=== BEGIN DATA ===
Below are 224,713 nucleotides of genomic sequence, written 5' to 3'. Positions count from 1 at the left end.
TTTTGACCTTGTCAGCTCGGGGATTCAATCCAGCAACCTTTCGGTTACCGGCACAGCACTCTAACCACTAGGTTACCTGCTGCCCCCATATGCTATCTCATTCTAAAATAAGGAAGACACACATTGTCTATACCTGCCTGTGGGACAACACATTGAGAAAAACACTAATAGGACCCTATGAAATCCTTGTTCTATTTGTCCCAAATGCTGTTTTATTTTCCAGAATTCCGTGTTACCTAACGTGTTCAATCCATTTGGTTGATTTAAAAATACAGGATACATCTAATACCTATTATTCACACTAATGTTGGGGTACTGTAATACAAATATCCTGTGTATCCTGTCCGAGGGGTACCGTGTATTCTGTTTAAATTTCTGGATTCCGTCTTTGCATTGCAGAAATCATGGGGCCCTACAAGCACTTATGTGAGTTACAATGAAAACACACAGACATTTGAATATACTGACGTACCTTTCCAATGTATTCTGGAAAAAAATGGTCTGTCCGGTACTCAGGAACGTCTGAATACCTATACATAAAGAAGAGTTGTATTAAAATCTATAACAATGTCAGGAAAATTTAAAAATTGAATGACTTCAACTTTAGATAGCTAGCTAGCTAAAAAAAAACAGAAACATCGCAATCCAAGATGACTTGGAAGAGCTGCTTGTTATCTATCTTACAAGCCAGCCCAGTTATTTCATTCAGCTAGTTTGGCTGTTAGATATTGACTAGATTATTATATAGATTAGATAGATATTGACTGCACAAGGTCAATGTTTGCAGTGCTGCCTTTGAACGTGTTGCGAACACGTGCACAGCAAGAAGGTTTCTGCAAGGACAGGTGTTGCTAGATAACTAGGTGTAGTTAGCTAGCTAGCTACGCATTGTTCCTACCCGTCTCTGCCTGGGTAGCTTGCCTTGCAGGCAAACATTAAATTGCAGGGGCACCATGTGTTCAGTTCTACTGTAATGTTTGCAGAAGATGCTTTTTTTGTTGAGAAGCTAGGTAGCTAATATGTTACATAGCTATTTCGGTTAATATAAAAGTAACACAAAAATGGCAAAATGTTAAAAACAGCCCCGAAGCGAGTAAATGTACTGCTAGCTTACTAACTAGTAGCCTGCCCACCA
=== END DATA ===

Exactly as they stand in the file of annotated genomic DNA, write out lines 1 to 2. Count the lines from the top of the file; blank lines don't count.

Below are 224,713 nucleotides of genomic sequence, written 5' to 3'. Positions count from 1 at the left end.
TTTTGACCTTGTCAGCTCGGGGATTCAATCCAGCAACCTTTCGGTTACCGGCACAGCACTCTAACCACTAGGTTACCTGCTGCCCCCATATGCTATCTCATTCTAAAATAAGGAAGACACACATTGTCTATACCTGCCTGTGGGACAACACATTGAGAAAAACACTAATAGGACCCTATGAAATCCTTGTTCTATTTGTCCCAAATGCTGTTTTATTTTCCAGAATTCCGTGTTACCTAACGTGTTCAATCCATTTGGTTGATTTAAAAATACAGGATACATCTAATACCTATTATTCACACTAATGTTGGGGTACTGTAATACAAATATCCTGTGTATCCTGTCCGAGGGGTACCGTGTATTCTGTTTAAATTTCTGGATTCCGTCTTTGCATTGCAGAAATCATGGGGCCCTACAAGCACTTATGTGAGTTACAATGAAAACACACAGACATTTGAATATACTGACGTACCTTTCCAATGTATTCTGGAAAAAAATGGTCTGTCCGGTACTCAGGAACGTCTGAATACCTATACATAAAGAAGAGTTGTATTAAAATCTATAACAATGTCAGGAAAATTTAAAAATTGAATGACTTCAACTTTAGATAGCTAGCTAGCTAAAAAAAAACAGAAACATCGCAATCCAAGATGACTTGGAAGAGCTGCTTGTTATCTATCTTACAAGCCAGCCCAGTTATTTCATTCAGCTAGTTTGGCTGTTAGATATTGACTAGATTATTATATAGATTAGATAGATATTGACTGCACAAGGTCAATGTTTGCAGTGCTGCCTTTGAACGTGTTGCGAACACGTGCACAGCAAGAAGGTTTCTGCAAGGACAGGTGTTGCTAGATAACTAGGTGTAGTTAGCTAGCTAGCTACGCATTGTTCCTACCCGTCTCTGCCTGGGTAGCTTGCCTTGCAGGCAAACATTAAATTGCAGGGGCACCATGTGTTCAGTTCTACTGTAATGTTTGCAGAAGATGCTTTTTTTGTTGAGAAGCTAGGTAGCTAATATGTTACATAGCTATTTCGGTTAATATAAAAGTAACACAAAAATGGCAAAATGTTAAAAACAGCCCCGAAGCGAGTAAATGTACTGCTAGCTTACTAACTAGTAGCCTGCCCACCA